Antimicrobial resistance (AMR) has been a growing issue of global health concern over the past few decades. The UK is facing a concerning surge in antimicrobial resistance, as revealed by the latest national surveillance data presented at the UK Health Security Agency (UKHSA) annual conference in November 2023. Despite antibiotic use in England declining from 2014 to 2020, the latest surveillance data shows a reversal of this downward trend, with an increase in both the frequency of antibiotic-resistant infections and related deaths between 2021 and 2022.
Antibiotic resistance has been accelerated by the misuse and overuse of antibiotics, as well as poor implementation of infection prevention and control. Individuals infected with bacteria resistant to one or more antibiotics face graver risks, including a higher likelihood of mortality, compared to those with antibiotic-sensitive infections. Consequently, it is imperative to exercise caution and take antibiotics only when prescribed and deemed necessary for the specific condition. The misuse of antibiotics not only jeopardises individual health but also collectively endangers public health, demanding a concerted effort to reverse the current trajectory of rising antimicrobial resistance in the UK.
The World Health Organization’s (WHO) Global Action Plan on Antimicrobial Resistance aims to optimise the use of antimicrobial medicines, strengthen surveillance and research, improve understanding of AMR, and reduce the incidence of infection.
There are various measures that can be taken across society to reduce the impact of AMR and limit the spread of resistance. At the individual level, antibiotics should only be used when prescribed by a health professional and the course should be taken to completion. Additionally, good hygiene behaviour – for example, hand washing, practising safer sex, and keeping vaccinations up to date – is critical to preventing the spread of infections. Further to this, it is the responsibility of healthcare professionals to report antibiotic-resistant infections to surveillance teams, discuss appropriate usage of antibiotics and the dangers of misuse with patients, and only prescribe antibiotics when necessary, according to current guidelines.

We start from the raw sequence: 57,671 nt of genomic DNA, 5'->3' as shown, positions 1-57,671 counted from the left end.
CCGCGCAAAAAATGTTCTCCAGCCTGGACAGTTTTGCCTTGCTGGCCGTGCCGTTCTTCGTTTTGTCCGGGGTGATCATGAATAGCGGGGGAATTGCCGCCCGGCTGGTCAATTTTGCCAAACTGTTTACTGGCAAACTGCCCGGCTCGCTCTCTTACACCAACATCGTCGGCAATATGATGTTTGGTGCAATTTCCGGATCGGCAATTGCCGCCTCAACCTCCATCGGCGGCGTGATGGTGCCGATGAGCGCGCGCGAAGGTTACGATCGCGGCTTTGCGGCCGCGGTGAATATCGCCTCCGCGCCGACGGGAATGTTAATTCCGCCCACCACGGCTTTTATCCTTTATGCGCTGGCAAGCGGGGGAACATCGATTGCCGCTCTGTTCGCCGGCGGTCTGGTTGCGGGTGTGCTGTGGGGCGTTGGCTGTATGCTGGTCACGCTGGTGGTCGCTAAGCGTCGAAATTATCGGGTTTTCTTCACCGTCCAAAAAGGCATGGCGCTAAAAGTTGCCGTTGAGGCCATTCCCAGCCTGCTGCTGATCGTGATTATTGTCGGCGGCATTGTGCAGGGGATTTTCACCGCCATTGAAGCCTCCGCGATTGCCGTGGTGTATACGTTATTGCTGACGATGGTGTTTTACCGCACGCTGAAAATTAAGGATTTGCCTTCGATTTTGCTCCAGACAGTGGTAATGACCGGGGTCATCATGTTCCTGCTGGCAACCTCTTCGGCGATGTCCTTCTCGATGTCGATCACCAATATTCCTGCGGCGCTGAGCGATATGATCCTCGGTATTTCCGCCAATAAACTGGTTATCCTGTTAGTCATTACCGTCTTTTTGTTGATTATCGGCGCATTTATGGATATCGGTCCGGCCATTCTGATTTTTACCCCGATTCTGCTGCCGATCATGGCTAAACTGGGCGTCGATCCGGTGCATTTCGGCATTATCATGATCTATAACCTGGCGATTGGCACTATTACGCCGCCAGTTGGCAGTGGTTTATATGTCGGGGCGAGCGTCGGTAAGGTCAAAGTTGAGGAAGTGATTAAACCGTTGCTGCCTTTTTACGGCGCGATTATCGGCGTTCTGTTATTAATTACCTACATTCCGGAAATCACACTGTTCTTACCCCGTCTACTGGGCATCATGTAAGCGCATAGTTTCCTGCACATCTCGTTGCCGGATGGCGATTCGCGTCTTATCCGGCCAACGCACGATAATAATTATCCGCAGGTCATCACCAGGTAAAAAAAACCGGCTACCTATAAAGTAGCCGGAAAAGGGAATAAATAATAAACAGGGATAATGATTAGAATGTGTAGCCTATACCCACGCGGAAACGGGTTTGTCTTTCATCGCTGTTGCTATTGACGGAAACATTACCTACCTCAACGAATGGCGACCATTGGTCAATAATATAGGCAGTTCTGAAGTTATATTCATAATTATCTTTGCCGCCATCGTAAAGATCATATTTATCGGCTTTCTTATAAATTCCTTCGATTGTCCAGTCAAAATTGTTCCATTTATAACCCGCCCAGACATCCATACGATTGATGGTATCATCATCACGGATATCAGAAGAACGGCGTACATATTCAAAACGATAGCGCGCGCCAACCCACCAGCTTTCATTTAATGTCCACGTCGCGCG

The latest national surveillance data from UKHSA shows that an estimated 58,224 people in England had an antibiotic-resistant infection in 2022. This is up by 4%, with 55,792 infections recorded in 2021. There was also a 4.4% increase in deaths due to severe antibiotic-resistant infections over the same period (from 2,110 to 2,202). These figures align with total prescribing rates, which increased post-pandemic by 8.4% in 2022 compared to 2021. These statistics underscore the urgency of addressing antibiotic resistance, as it jeopardises the effectiveness of critical treatments for life-threatening conditions including bloodstream infections. According to GlobalData’s forecast, in 2023 there are estimated to be over 42,200 hospitalised incident cases of MRSA in the UK, with this figure increasing at an annual growth rate of 0.51%. This trend of a growing trend of AMR is concerning, considering how critical antibiotics are as a first-line treatment for many infections. In light of rising resistance in the UK and other areas of the world, it is ever more important during this World Antibiotic Awareness Week (18-24 November) to encourage best practices among the general public, the healthcare industry, and policymakers to limit the further spread of antimicrobial-resistant pathogens.
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